The “position of the wheel 40” is the rotation center O2 of the steering of the wheel 40. When the plurality of wheels 40 (two in FIGS. 4A and 4B) integrally rotate around the rotation center O2, the rotation center O2 of the plurality of wheels is the “position of the wheel 40”. When each of the plurality of wheels 40 is steered separately, the rotation center O2 (not shown) for each wheel is the “position of the wheel 40”.
The “turning trajectory C of the wheel 40” is a circle centering on the turning center O1 of the upper body 20 (see FIG. 2) and passing through the “position of the wheel 40 (rotation center O2)” (circular orbit). It is. A line segment connecting the turning center O1 and the rotation center O2 is defined as a “turning radius r”.
“The wheel 40 faces inward from the tangent L1” means that the front side of the wheel 40 in the front-rear direction (substantially the front in the traveling direction) faces the turning center O1. That is, the half straight line L2 described below faces the turning center O1 side with respect to the tangent line L1. Here, the half straight line L2 is a half straight line extending from the rotation center O2 (“position of the wheel 40”) to the front side in the front-rear direction of the wheel 40 and parallel to the front-rear direction of the wheel 40 (perpendicular to the width direction of the wheel 40). It is a straight line. Specifically, the steering angle θ controlled by the control means 80 is, for example, an angle formed by the tangent line L1 and the half line L2.

  A specific value of an appropriate steering angle θ of the wheel 40 controlled by the control means 80 (hereinafter, “appropriate steering angle θ” is also simply referred to as “steering angle θ”) is used for investigation (experiment, analysis) and examination. Ask based. For example, the steering angle θ that makes the length of the turning radius r constant when the counterweight carriage 30 turns is found by experiment or analysis. This experiment or analysis is preferably performed on the condition that there is no suspended load (the state where the load on the wheel 40 is the largest).

Further, for example, the steering angle θ may be obtained based on the ground contact length A of the wheel 40 shown in FIG. The contact length A is the length of the portion where the wheel 40 and the ground G are in contact with each other in the front-rear direction of the wheel 40. For example, the longer the contact length A, the smaller the steering angle θ. More specifically, for example, the steering angle θ is set as follows (hereinafter, based on a plan view).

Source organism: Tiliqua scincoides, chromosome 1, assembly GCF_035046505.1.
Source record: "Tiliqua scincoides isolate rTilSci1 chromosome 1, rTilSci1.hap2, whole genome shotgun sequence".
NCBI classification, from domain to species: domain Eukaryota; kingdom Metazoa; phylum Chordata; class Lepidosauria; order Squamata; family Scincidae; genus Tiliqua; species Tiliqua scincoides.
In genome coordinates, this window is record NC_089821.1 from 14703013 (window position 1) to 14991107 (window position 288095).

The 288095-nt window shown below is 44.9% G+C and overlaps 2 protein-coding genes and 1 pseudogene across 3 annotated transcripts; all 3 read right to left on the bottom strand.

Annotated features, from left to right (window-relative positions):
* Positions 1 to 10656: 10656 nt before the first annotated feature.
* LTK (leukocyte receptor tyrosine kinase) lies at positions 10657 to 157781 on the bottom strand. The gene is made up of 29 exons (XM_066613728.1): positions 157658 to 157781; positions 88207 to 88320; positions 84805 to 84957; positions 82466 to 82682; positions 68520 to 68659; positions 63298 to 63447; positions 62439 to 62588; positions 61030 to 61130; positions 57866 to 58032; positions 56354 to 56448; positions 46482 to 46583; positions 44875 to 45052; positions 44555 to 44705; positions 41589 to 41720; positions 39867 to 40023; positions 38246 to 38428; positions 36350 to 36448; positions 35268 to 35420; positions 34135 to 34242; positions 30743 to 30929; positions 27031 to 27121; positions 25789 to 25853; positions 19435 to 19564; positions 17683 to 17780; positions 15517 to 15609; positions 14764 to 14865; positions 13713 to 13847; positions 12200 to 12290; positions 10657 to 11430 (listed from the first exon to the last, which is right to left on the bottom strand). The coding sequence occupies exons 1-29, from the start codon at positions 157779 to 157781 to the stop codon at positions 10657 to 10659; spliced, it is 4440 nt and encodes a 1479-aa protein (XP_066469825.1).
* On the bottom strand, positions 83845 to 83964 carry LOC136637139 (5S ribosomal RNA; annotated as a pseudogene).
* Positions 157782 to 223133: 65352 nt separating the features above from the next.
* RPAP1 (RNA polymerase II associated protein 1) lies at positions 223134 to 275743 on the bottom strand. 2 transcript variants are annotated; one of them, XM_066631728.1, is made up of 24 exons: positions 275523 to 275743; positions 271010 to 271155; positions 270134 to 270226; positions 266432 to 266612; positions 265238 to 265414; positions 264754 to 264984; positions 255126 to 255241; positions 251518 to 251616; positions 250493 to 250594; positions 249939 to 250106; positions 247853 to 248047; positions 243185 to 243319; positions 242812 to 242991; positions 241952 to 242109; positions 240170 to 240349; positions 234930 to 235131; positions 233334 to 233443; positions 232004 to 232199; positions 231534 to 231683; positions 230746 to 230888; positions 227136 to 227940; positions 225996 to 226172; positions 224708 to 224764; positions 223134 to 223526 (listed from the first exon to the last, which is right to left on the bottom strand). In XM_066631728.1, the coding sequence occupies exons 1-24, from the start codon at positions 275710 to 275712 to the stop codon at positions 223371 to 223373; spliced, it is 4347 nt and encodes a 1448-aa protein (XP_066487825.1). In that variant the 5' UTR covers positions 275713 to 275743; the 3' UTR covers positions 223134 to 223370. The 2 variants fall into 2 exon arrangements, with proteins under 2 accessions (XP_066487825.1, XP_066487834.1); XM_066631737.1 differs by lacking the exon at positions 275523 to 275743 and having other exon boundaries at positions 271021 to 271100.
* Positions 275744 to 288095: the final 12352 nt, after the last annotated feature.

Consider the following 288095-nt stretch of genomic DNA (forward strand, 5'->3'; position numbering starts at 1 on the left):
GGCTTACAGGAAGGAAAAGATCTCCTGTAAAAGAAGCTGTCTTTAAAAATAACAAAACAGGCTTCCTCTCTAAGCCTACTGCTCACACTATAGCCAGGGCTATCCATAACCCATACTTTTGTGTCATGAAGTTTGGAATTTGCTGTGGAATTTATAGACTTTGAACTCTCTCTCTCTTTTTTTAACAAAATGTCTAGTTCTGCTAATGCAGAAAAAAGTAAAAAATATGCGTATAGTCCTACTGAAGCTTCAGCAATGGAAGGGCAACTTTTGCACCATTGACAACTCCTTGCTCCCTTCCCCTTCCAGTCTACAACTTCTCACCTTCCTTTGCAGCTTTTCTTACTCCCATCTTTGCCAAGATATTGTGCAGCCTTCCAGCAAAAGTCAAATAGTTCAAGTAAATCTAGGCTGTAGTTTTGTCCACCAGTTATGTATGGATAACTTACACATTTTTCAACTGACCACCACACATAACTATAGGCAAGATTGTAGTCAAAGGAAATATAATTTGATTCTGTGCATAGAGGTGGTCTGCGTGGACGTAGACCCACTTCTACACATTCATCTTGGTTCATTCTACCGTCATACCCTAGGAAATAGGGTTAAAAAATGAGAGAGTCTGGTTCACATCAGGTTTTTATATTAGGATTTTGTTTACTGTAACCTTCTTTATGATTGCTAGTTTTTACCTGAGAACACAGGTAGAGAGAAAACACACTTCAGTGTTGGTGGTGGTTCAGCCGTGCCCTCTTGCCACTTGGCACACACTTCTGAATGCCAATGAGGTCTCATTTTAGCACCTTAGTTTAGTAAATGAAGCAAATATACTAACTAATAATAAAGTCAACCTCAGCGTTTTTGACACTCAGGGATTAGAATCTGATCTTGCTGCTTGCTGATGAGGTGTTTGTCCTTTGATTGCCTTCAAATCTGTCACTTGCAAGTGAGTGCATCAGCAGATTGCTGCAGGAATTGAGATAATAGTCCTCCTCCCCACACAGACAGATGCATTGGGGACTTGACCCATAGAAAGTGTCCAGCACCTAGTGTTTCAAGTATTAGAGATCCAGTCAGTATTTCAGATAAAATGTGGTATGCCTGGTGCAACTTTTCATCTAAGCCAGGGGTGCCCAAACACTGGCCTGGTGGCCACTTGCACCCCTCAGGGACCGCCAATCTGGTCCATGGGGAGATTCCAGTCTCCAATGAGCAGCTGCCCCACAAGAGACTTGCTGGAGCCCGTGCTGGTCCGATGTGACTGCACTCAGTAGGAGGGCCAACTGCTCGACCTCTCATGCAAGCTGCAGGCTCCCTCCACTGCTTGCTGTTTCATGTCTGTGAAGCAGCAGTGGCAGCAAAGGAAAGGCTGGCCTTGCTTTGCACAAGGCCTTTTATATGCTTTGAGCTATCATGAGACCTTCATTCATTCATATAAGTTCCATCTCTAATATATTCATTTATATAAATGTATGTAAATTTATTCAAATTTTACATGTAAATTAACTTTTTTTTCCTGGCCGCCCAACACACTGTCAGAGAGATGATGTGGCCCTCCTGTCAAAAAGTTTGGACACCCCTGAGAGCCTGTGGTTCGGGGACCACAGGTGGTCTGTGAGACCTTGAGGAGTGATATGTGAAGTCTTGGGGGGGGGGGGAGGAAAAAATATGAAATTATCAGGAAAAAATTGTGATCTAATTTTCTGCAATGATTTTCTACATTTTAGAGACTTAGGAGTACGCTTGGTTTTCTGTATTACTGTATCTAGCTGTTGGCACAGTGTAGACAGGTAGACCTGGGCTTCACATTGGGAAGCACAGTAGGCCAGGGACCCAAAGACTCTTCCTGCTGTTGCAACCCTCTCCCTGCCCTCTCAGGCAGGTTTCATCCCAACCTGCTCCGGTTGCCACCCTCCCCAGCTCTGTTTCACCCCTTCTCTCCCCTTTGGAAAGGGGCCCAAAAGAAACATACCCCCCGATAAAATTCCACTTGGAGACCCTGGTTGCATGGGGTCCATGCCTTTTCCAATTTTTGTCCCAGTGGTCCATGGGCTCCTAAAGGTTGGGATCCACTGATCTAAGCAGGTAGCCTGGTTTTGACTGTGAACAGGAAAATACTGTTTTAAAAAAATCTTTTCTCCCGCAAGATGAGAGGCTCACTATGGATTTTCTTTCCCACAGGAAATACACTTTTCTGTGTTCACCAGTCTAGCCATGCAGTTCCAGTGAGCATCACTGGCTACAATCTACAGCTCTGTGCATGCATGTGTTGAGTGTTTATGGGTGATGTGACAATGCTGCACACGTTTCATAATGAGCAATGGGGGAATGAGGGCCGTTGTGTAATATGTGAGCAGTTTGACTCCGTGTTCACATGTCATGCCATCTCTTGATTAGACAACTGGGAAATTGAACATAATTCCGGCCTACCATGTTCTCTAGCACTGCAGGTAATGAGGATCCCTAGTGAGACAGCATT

(Regarding Point L1a) As shown in FIG. 5 (a), “coefficient α” × “contact length A” is a point on the tangent line L1 from the rotation center O2 of the steering of the wheel 40 to the front side in the front-rear direction of the wheel 40. Let the advanced point be the point L1a. The coefficient α can be variously set, for example, 1.3 to 1.7, for example, 1.5.
(Regarding the straight line L3) A straight line parallel to the tangent line L1 and separated from the tangent line L1 by the distance B to the inside of the turning trajectory C (see FIGS. 4A and 4B) is defined as a straight line L3. The distance B is a fixed length determined from the arrangement of the plurality of wheels 40, the dimensions of the individual wheels 40, and the like. Specifically, the distance B is, for example, when the two wheels 40 are integrated and steered about the rotation center O2, and the rotation center O2 and the turning trajectory C (see FIGS. 4A and 4B). For example, the distance from the center O3 of the inner wheel 40 in plan view.
(About point L2a etc.) An intersection of a straight line L4 passing through the point L1a and orthogonal to the tangent L1 and the straight line L3 is defined as a point L2a. At this time, the steering angle θ is set so that the half line L2 extending from the rotation center O2 of the wheel 40 to the front side in the front-rear direction of the wheel 40 passes through the point L2a.
Specifically, the steering angle θ is, for example, 0.5 ° to 1.5 °, for example, 1 °. In FIG. 5A, the wheel 40 (the wheel 40 before correction of the steering angle θ) whose front-rear direction is parallel to the tangent L1 is indicated by a solid line, and the steering angle θ is changed (after correction). The wheel 40 is indicated by a two-dot chain line.

(effect)
Next, the effect of the counterweight carriage control device 1 shown in FIG. 3 will be described. The counterweight trolley control device 1 is a device provided in the crane 10 shown in FIG. The crane 10 includes a lower body 15, an upper body 20 that is pivotably attached to the lower body 15, a first mast 22 that is attached to the upper body 20, a counterweight that is suspended from the first mast 22 and includes wheels 40. And a carriage 30. The counterweight cart control apparatus 1 shown in FIG. 3 includes a steering actuator 50 that controls the steering angle θ of the wheel 40, and a control means 80 that controls the steering actuator 50.

(Effect 1)
The control unit 80 includes a turning direction input unit 81 to which a signal that can determine the turning direction of the upper body 20 is input. As shown in FIGS. 4 (a) and 4 (b), the control means 80 has the wheel 40 (front side in the front-rear direction) facing inward from the tangent L1 of the turning trajectory C of the wheel 40 at the position of the wheel 40 in plan view. Thus, the steering actuator 50 is controlled.